Number 5 (Tied): Nolan Arenado, St. Louis Cardinals

Top-5: Games, SLG, HR, Innings, Def

Top-10: wRC, Off, WAR, Fld, DRS, UZR

Top-15: AVG, wRC+, BsR

Total Score: 46

 

Subjectively my favorite third baseman in the MLB, I am still in shock that the St. Louis Cardinals were able to be gifted Arenado, plus cash, to take him before last season. I was also shocked to see Arenado produce to his worst performance (by WAR) in a full season. Now, Arenado’s glove continued to play as it always has: great, as he won the NL Gold Glove yet again.

However, there were obvious concerns about whether or not Arenado would be able to play up to his Coors Field numbers, which included above a .320 AVG and .600 SLG. And those claims were supported as Arenado hit just .228/.287/.435 at home (St. Louis) in 2021. I would expect an offensive bounce back for 2022.Embed from Getty Images

 

Number 5 (Tied): Yoan Moncada, Chicago White Sox

Top-5: OBP, Off, WAR, Fld, UZR, Def

Top-10: wRC, wRC+, BsR, Innings

Top-15: Games, AVG, DRS

Total Score: 46

 

A consensus Top-5 prospect at his peak, Moncada had his breakout season in 2019 around some up-and-down early career years. In 2021, he hit much more like people expected of him while breaking the .750 OPS mark for the second time in his career. This was largely helped by an increase in plate discipline which will serve him well going forward.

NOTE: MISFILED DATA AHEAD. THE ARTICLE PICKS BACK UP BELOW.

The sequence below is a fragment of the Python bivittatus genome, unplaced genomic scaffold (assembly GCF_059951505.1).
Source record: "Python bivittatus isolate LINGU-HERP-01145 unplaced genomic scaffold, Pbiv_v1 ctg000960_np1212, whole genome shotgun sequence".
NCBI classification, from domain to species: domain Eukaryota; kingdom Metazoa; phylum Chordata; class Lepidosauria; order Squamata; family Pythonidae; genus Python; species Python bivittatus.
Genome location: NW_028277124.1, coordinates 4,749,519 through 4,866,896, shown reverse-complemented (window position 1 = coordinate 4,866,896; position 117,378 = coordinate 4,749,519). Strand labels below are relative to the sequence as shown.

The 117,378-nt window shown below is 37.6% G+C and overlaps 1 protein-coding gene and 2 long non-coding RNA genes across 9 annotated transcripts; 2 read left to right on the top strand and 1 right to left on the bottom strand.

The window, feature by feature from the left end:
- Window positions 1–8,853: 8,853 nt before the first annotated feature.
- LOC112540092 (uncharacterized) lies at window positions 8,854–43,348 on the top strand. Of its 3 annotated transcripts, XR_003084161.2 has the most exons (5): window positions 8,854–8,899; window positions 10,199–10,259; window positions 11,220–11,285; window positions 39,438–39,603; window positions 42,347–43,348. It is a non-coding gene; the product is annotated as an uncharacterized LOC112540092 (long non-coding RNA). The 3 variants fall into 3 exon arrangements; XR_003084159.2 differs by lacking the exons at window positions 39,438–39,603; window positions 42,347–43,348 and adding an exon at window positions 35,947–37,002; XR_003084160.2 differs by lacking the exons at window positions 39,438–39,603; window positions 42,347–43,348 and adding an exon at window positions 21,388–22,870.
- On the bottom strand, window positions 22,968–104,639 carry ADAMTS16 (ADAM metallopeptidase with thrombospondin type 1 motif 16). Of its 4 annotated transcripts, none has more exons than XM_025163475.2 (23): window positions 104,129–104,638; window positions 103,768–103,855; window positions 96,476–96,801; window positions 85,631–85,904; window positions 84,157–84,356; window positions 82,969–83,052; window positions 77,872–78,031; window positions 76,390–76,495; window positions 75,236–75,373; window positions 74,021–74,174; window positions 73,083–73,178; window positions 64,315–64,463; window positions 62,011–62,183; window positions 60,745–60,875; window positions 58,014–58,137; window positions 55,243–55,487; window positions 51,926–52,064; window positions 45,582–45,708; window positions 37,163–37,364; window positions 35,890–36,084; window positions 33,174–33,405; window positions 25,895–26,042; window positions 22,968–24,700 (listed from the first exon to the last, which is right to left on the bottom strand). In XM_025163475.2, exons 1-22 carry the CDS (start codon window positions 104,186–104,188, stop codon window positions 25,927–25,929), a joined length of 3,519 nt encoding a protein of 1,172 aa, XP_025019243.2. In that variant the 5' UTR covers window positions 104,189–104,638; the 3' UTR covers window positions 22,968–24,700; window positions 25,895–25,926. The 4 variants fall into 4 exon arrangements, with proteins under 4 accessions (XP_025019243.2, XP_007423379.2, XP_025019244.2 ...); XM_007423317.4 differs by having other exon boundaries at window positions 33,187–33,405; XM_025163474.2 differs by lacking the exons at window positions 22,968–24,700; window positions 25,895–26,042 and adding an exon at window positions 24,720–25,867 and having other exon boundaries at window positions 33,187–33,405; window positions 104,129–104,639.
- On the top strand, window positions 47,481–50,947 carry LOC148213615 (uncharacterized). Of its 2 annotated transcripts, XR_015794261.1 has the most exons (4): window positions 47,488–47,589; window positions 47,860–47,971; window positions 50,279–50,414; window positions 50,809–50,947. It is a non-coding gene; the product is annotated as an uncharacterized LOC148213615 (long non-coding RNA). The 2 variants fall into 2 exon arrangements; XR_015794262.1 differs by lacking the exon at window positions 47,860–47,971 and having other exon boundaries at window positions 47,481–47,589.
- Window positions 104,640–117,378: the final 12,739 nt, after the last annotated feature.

This past season, Moncada saw most of his value coming from fantastic defensive play from which he gets very little credit. I see Moncada as a player on the rise.Embed from Getty Images

 

Number 4: Rafael Devers, Boston Red Sox

Top-5: Games, AVG, SLG, HR, wRC, wRC+, Off, WAR, Innings

Top-10: OBP, SB, BsR

Top-15: None

Total Score: 54

 

From one former Red Sox prospect to another we have a player of an entirely different type of build in Rafael Devers. Forget entirely about playing good defense and substitute that for dominant offense and power. The 3B leader in home runs in 2021 with 38, Devers also had the worst DRS (-13 with Alec Bohm).

He’s truly the better offensive version of Miguel Andujar, which should (in theory) make Yankees fans groan and have Red Sox fans worry. However, Devers is a proven stud with the bat and will easily be able to continue to produce like he has into the future.Embed from Getty Images

 

Number 2 (Tied): Austin Riley, Atlanta Braves

Top-5: Games, AVG, OBP, SLG, HR, wRC, wRC+, Off, WAR, Innings, DRS

Top-10: None

Top-15: None

Total Score: 55

 

In my opinion, Austin Riley was the most underrated player from 2021. I completely missed on him when sending in my vote to the IBWAA for the NL MVP which is nuts because he was 6th overall in entire NL in bWAR (and 14th in fWAR). However, it’s clear that Riley is a boom-or-bust type player. If he didn’t rank Top-5, he didn’t rank at all.